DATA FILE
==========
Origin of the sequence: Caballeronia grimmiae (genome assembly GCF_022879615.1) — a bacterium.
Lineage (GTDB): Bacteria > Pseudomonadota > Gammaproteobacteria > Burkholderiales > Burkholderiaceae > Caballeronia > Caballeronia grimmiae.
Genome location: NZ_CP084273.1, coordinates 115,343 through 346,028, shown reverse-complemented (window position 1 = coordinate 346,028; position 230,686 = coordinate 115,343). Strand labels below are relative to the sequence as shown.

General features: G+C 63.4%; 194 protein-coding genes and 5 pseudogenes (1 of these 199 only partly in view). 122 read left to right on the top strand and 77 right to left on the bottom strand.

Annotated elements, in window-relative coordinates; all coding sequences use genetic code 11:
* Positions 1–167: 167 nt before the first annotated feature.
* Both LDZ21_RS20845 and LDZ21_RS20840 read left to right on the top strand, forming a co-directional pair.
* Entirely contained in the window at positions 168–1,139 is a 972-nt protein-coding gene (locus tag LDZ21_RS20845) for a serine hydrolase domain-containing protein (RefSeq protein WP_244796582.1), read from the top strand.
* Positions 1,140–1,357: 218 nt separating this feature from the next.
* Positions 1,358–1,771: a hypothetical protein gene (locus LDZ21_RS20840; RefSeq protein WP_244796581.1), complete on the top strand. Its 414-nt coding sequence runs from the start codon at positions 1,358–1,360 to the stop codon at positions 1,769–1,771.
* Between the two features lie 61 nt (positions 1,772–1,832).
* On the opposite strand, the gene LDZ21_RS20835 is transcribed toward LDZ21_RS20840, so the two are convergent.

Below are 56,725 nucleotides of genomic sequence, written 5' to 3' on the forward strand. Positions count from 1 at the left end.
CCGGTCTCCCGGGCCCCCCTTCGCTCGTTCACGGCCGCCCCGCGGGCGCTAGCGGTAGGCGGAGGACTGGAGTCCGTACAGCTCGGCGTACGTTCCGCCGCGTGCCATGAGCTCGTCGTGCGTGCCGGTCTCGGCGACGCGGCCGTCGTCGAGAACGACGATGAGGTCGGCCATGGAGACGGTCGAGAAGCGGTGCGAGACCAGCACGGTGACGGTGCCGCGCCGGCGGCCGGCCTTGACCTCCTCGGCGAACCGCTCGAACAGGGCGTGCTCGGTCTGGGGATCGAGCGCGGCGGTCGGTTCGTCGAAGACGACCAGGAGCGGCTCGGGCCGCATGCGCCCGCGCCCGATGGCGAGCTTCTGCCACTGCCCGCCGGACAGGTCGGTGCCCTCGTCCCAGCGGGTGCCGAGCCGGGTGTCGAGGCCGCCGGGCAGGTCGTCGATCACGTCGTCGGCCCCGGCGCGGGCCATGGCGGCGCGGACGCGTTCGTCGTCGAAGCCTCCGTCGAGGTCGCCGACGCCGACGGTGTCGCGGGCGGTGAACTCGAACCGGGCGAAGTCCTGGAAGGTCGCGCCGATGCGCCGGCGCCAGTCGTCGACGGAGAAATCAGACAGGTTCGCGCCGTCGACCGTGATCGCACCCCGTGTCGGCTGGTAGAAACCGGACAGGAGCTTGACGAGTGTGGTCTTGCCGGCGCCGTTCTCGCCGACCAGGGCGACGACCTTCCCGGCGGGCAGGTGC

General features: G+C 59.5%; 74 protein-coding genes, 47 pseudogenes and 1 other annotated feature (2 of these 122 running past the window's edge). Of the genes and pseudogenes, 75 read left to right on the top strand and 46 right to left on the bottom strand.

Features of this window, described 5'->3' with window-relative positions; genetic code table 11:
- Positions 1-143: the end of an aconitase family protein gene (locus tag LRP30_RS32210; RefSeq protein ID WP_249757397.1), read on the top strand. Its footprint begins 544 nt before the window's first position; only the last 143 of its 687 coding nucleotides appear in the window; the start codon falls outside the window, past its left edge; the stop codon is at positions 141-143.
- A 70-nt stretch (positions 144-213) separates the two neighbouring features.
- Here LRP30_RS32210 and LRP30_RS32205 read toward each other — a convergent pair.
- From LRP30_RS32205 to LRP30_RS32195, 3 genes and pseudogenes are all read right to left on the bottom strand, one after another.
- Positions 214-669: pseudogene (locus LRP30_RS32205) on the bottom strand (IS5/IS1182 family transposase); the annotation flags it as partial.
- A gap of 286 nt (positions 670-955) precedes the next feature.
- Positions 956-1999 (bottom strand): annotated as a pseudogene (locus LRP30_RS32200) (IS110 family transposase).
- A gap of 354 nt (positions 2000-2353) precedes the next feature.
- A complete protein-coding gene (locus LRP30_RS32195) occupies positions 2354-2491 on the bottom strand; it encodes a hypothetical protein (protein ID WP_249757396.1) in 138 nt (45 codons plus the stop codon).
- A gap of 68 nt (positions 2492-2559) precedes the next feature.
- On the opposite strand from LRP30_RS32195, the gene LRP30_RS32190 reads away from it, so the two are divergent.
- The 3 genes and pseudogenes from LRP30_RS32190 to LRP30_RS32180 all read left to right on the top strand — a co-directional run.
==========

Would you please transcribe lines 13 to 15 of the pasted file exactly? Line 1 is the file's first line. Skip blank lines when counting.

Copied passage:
Below are 56,725 nucleotides of genomic sequence, written 5' to 3' on the forward strand. Positions count from 1 at the left end.
CCGGTCTCCCGGGCCCCCCTTCGCTCGTTCACGGCCGCCCCGCGGGCGCTAGCGGTAGGCGGAGGACTGGAGTCCGTACAGCTCGGCGTACGTTCCGCCGCGTGCCATGAGCTCGTCGTGCGTGCCGGTCTCGGCGACGCGGCCGTCGTCGAGAACGACGATGAGGTCGGCCATGGAGACGGTCGAGAAGCGGTGCGAGACCAGCACGGTGACGGTGCCGCGCCGGCGGCCGGCCTTGACCTCCTCGGCGAACCGCTCGAACAGGGCGTGCTCGGTCTGGGGATCGAGCGCGGCGGTCGGTTCGTCGAAGACGACCAGGAGCGGCTCGGGCCGCATGCGCCCGCGCCCGATGGCGAGCTTCTGCCACTGCCCGCCGGACAGGTCGGTGCCCTCGTCCCAGCGGGTGCCGAGCCGGGTGTCGAGGCCGCCGGGCAGGTCGTCGATCACGTCGTCGGCCCCGGCGCGGGCCATGGCGGCGCGGACGCGTTCGTCGTCGAAGCCTCCGTCGAGGTCGCCGACGCCGACGGTGTCGCGGGCGGTGAACTCGAACCGGGCGAAGTCCTGGAAGGTCGCGCCGATGCGCCGGCGCCAGTCGTCGACGGAGAAATCAGACAGGTTCGCGCCGTCGACCGTGATCGCACCCCGTGTCGGCTGGTAGAAACCGGACAGGAGCTTGACGAGTGTGGTCTTGCCGGCGCCGTTCTCGCCGACCAGGGCGACGACCTTCCCGGCGGGCAGGTGC

General features: G+C 59.5%; 74 protein-coding genes, 47 pseudogenes and 1 other annotated feature (2 of these 122 running past the window's edge). Of the genes and pseudogenes, 75 read left to right on the top strand and 46 right to left on the bottom strand.